Tiger Watch: Jury Remains Out
By Conor Nagle under The Masters

We saw flashes of the old brilliance on Sunday

A jaw-dropping eagle on the eighth, a stunning approach to the fifteenth, no to mention the stunning run of scores that saw him burst into contention early on: Sunday’s final round offered glimpses of the old Woods resilience, that nearly superhuman ability to will the ball holewards. But for every moment of nearly unparalleled genius, we had another of fallibility, misses– at fifteen, twelve, thirteen– of the sort, you felt, the Woods of old would never have tolerated.

The press, predictably, don’t quite know what to make of it all:

CBS Sports‘ Mike Freeman leaves us in no doubt as to his reading of events. In the hopefully titled ‘Tiger’s charge proves he’s back, once and for all,’ he argues that not only is Tiger about to dominate the game again, but his performance on Sunday ranks up there with Jack Nicklaus’s come-from-behind victory twenty-five years ago. No, seriously. Allow me:

“It’s very possible I’m totally overstating, and probably [definitely] am, but this felt as impressive as Jack Nicklaus’ back-nine charge in 1986, and in some weird way it was better than any of Woods’ wins here… He initially went from prodigy kid to champion, from Cablanasian historical figure to eternal one, from cautionary tale to the present: a great comeback story…

No, Woods isn’t the nicest guy. He isn’t the cleanest cut. He isn’t the most gracious and he still hasn’t won a major in three years.

But Woods is back.

He’s back.”

Christine Brennan over at USA Today has a more convincing, but unforgiving, reading of the situation, noting both Woods’ spurned opportunites and the apparent loss of his intimidatory hold over the field:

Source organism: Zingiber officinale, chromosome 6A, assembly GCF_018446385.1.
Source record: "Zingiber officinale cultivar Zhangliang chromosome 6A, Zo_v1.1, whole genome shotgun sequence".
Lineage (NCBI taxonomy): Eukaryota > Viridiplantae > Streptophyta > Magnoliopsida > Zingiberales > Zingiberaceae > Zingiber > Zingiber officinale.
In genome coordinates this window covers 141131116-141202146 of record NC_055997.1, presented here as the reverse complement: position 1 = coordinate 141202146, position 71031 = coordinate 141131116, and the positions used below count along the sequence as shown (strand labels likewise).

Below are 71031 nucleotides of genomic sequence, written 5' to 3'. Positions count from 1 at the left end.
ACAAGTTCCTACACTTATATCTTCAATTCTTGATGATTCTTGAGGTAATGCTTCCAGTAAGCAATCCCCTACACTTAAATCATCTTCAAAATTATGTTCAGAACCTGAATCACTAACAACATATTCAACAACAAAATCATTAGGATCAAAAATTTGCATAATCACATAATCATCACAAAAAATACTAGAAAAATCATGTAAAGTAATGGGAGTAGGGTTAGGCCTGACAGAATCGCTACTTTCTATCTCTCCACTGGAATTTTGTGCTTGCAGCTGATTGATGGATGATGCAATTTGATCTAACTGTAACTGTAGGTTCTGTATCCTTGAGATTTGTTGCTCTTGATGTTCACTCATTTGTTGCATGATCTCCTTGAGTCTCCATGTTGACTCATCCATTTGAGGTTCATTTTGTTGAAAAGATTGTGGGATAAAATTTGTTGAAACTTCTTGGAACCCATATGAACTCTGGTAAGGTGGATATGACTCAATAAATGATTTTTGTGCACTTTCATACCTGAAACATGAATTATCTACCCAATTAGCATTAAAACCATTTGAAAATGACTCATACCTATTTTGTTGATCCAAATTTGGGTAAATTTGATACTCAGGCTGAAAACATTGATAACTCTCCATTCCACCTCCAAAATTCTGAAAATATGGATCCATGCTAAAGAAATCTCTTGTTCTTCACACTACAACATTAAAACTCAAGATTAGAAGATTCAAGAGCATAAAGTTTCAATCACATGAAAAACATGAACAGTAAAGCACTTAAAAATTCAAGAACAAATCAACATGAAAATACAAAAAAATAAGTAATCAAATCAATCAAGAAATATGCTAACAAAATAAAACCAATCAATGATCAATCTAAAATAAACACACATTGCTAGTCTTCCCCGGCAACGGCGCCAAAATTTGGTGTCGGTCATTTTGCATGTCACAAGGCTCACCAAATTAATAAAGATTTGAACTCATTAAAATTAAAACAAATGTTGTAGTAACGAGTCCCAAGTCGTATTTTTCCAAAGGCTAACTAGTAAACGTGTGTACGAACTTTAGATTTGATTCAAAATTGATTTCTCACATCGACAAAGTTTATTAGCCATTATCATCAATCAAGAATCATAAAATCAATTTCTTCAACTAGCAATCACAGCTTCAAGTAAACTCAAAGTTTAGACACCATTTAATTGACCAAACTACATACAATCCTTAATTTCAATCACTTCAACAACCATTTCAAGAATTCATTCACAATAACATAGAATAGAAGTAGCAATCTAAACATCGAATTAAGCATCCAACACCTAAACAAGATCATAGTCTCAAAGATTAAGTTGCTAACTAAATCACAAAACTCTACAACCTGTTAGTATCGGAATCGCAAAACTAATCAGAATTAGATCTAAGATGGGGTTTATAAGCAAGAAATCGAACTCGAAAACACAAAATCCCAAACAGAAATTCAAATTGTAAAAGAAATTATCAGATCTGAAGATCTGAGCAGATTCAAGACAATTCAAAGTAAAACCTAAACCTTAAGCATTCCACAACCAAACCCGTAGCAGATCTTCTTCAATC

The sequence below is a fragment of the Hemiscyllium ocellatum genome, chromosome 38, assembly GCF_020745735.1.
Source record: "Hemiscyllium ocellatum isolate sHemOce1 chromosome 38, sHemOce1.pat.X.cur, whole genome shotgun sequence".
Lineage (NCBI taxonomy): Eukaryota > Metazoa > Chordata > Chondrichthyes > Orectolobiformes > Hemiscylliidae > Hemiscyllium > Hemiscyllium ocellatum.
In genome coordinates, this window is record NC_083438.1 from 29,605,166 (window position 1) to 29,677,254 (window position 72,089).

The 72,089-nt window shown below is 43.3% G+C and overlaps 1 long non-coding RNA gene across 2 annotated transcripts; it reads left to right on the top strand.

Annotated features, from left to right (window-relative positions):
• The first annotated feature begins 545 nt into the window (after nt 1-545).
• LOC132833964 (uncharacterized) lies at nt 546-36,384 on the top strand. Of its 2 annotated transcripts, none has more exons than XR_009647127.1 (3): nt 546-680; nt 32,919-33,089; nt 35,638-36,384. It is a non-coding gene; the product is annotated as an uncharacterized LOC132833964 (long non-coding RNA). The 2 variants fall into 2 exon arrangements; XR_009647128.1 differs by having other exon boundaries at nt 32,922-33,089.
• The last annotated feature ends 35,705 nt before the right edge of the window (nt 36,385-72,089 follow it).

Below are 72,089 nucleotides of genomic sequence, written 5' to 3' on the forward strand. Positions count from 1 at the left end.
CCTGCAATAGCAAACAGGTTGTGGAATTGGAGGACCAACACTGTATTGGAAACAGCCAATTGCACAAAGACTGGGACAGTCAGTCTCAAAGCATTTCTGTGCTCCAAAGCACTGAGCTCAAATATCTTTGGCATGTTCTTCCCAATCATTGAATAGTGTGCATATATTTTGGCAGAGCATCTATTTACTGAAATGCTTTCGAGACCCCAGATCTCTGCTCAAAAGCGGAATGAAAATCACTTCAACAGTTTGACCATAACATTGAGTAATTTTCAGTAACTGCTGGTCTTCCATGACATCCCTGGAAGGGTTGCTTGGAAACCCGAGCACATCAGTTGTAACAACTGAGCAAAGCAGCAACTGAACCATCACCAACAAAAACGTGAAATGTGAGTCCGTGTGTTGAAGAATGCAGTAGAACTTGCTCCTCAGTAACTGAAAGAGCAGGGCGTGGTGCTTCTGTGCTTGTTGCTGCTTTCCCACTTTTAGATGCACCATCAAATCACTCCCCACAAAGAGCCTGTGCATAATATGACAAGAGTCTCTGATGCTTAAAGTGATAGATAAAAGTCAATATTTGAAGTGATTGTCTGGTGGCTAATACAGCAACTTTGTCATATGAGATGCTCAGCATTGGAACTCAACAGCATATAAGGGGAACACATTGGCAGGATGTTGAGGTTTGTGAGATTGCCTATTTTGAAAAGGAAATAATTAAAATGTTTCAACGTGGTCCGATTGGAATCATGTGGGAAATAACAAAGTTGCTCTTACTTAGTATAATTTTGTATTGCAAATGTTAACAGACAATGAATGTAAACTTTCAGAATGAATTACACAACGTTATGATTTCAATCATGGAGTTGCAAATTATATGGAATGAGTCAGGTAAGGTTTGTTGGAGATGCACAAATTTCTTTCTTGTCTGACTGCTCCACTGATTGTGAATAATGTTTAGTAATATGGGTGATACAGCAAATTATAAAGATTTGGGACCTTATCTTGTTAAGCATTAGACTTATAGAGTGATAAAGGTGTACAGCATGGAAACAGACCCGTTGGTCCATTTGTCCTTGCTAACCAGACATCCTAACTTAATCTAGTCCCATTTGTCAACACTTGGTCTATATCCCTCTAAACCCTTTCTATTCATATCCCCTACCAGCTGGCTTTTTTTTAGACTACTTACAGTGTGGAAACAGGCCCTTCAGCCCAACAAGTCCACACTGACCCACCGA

“Woods was electrifying, but others were even better when it mattered most: Scott, 30, and Geoff Oglivy, 33, also shot 67s, while Schwartzel, 26, fired a 66, including four majestic birdies on the final four holes. Remember the days when Tiger roared and the others crumbled? Now he plays well, and they play better.

These are the young players who have learned from Tiger but aren’t afraid of him. Each time he doesn’t win, they become more emboldened.”

Brennan was also less than impressed with Woods’ behaviour over the weekend:

“Tiger’s uneven play is only part of the story of his confounding comeback from his unprecedented fall from grace. His uneven behavior is another part of the conversation, and it unfortunately doesn’t seem to be getting better, either.

Woods’ demeanor bordered on the terrible when shots weren’t to his liking this week. He pouted. He pounded his club into the ground. He walked away. He swore. And when he finished a round and didn’t like that, his answers in interviews were just as bad. (His CBS appearance Sunday has to be one of the 10 worst by a superstar in sports history.)”

The consensus view of Woods’ performance, to the extent that a clear one has emerged, remains filled with qualifications and caveats. Where do you guys place him in terms of progress or regression?